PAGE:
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Cyber Laws in IT & ITES

With the phenomenal and enormous growth of Internet specialized branch of Law called Cyber Law.

Immigration & Emmigration

When a person enters a new country for the purpose of establishing permanent residence and ultimately gaining citizenship , it is called

Immigration.But the residence of immigrants is subject to the conditions set by the Immigration Law.


Vicarious Liability & Rules Of Strict And Absolute Liability

iii) Vicarious Liability


Normally no person is held responsible for the wrongs done by someone else. However, there are few instances wherein a person can be held liable for the conduct of another person. This liability is known as Vicarious Liability.
The following relationships are the best examples of Vicarious Liability:
  • Liability of the Principal for the act of his Agent
  • Liability of the Partners
  • Liability of the Master for the act of his Servant
Liability of the Principal for the act of his Agent When a principal authorises his agent to perform any act, he becomes liable for the act of such agent provided the agent has conducted it in the course of performance of duties.

Liability of the Partners For the tort committed by a partner of a firm, in the normal course of business of that partnership, other partners are responsible to the same extent as that of the partner who is in fault. The liability thus arising will be joint and several.

Liability of the Master for the act of his Servant The liability of the master for the act of his servant is based on the principle of ‘respondeat superior’, which means ‘let the principal be liable’. This principle originates from the maxim ‘, Qui Facit per Alium Facit per se’ which means ‘he who does an act through another is deemed in law to do it himself’.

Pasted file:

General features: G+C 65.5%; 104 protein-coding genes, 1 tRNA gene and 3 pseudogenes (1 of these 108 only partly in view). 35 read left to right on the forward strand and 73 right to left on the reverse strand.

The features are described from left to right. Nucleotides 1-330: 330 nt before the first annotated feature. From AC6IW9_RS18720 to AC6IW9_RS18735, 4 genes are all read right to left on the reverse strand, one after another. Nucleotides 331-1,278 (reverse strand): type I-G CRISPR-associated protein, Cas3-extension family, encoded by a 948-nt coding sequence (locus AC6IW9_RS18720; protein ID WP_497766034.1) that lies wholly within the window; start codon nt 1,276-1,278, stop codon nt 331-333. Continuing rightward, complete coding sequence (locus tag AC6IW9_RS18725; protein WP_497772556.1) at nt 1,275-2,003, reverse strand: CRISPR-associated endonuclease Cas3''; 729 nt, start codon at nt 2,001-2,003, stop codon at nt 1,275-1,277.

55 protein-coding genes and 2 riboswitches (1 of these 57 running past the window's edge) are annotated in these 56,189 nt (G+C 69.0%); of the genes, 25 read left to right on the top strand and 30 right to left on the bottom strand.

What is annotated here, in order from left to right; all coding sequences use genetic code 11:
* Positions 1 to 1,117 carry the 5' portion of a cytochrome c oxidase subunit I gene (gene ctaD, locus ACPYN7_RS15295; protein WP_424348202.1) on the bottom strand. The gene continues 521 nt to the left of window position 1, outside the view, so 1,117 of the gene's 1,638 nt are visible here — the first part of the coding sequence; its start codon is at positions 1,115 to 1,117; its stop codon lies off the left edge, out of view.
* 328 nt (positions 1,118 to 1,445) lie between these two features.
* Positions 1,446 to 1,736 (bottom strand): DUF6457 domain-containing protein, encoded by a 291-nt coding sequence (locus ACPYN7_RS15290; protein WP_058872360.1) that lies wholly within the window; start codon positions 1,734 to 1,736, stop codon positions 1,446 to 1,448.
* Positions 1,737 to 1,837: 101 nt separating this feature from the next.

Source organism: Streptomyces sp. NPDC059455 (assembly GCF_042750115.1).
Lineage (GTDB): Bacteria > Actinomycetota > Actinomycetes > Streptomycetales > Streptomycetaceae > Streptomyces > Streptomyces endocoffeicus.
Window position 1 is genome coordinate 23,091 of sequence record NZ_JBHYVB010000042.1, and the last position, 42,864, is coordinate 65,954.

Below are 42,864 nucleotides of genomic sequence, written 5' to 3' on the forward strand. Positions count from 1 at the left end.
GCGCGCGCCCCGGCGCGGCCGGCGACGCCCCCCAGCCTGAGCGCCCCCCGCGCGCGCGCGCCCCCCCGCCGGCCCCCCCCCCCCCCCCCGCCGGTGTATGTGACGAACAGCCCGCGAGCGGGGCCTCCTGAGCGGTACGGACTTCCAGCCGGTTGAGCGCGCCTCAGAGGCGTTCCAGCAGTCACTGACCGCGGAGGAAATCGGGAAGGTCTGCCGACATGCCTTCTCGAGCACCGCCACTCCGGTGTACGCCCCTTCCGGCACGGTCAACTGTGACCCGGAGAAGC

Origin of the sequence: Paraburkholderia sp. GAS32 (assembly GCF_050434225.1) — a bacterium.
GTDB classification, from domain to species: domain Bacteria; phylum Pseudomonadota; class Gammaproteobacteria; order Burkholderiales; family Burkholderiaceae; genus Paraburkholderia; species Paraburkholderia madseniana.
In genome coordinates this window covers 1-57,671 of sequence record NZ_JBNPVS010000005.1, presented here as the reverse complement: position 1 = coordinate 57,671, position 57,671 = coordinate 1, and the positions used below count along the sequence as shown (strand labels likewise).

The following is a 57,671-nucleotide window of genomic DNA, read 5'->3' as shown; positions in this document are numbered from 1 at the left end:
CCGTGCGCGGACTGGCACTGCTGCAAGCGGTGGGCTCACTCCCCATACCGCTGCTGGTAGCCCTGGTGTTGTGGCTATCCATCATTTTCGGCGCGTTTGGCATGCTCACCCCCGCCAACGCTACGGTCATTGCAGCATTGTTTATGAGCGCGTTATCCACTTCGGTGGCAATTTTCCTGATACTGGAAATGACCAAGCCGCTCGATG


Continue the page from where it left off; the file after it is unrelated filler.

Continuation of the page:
In tort, the wrongful act of the servant is thus deemed to be the act of the master. However, such wrongful act should be within the course of his master’s business and any act, which is not in the course of such business, will not make the master liable.

iv) Strict and Absolute Liability


Rules of Strict and Absolute Liability are based on the concept of ‘No fault liability’.At times a person may be held responsible for some wrong though there was no negligence or intention on his part to do such wrong.
This rule was laid down by the House of Lords in Rylands v Fletcher and hence it is also commonly termed as the Rule in Rylands v Fletcher.
In the case of Rylands v Fletcher, the defendant appointed some independent contractors to construct a reservoir in order to provide water to his mill. There were some unused shafts under the site, which the contractors failed to locate. After water was filled in the reservoir, it burst through those shafts and flooded adjoining coalmines belonging to the plaintiff. Even though the defendant was not negligent and had no knowledge of the shafts, he was held liable.
In India, this rule was formulated in the case of M.C. Mehta v Union of India (1987), wherein the Supreme Court termed it as ‘Absolute Liability’ This rule was also followed in the case of Indian Council for Enviro-Legal Action v Union of India (1996)
Section 92A of the Motor Vehicles Act, 1938 also recognises this concept of ‘liability without fault’.
The ingredients of the Rule of Strict Liability are:
  • Some hazardous thing must be brought by the defendant on his land.
  • There must be an escape of such thing from that land.
  • There must be a non-natural use of the land.
Exceptions to the Rule of Strict Liability:
  • If the escape of the hazardous good was due to plaintiff’s own fault or negligence
  • Vis Major or Act of God is a good defence in an action under the Rule of Strict Liability.
  • In cases where the wrong done has been by someone who is a stranger and the defendant has no control over him
  • Cases where the plaintiff has given his consent to accumulate the hazardous thing in the defendant’s land for the purpose of common benefit
  • Any act done under the authority of a statute